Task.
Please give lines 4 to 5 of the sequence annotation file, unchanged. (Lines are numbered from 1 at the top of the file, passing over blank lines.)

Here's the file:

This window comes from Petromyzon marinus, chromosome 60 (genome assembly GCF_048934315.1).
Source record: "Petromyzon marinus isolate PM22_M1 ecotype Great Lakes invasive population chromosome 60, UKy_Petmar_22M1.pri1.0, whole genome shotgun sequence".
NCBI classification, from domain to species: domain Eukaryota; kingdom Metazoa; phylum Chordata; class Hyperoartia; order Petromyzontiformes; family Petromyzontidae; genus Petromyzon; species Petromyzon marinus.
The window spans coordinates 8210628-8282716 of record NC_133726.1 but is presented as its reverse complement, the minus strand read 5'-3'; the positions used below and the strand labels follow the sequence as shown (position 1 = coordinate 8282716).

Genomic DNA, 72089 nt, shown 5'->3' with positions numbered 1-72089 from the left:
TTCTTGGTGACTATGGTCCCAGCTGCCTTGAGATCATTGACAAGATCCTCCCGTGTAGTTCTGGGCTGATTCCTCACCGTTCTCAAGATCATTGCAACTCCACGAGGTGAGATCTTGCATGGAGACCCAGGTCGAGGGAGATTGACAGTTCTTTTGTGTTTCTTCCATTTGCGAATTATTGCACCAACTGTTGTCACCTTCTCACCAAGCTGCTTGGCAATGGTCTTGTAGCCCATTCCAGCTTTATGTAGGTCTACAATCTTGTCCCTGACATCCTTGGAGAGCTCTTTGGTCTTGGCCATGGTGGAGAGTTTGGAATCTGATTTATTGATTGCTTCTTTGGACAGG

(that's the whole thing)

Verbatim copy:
The window spans coordinates 8210628-8282716 of record NC_133726.1 but is presented as its reverse complement, the minus strand read 5'-3'; the positions used below and the strand labels follow the sequence as shown (position 1 = coordinate 8282716).

Genomic DNA, 72089 nt, shown 5'->3' with positions numbered 1-72089 from the left: